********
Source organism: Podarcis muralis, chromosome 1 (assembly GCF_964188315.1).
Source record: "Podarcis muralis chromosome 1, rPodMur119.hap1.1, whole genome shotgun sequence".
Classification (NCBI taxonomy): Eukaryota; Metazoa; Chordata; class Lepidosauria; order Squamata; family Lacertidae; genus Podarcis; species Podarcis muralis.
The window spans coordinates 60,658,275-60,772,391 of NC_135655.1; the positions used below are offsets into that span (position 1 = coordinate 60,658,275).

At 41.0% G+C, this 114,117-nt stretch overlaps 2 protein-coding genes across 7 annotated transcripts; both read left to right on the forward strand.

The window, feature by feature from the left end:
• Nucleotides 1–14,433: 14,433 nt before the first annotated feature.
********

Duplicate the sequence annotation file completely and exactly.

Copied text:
Source organism: Podarcis muralis, chromosome 1 (assembly GCF_964188315.1).
Source record: "Podarcis muralis chromosome 1, rPodMur119.hap1.1, whole genome shotgun sequence".
Classification (NCBI taxonomy): Eukaryota; Metazoa; Chordata; class Lepidosauria; order Squamata; family Lacertidae; genus Podarcis; species Podarcis muralis.
The window spans coordinates 60,658,275-60,772,391 of NC_135655.1; the positions used below are offsets into that span (position 1 = coordinate 60,658,275).

At 41.0% G+C, this 114,117-nt stretch overlaps 2 protein-coding genes across 7 annotated transcripts; both read left to right on the forward strand.

The window, feature by feature from the left end:
• Nucleotides 1–14,433: 14,433 nt before the first annotated feature.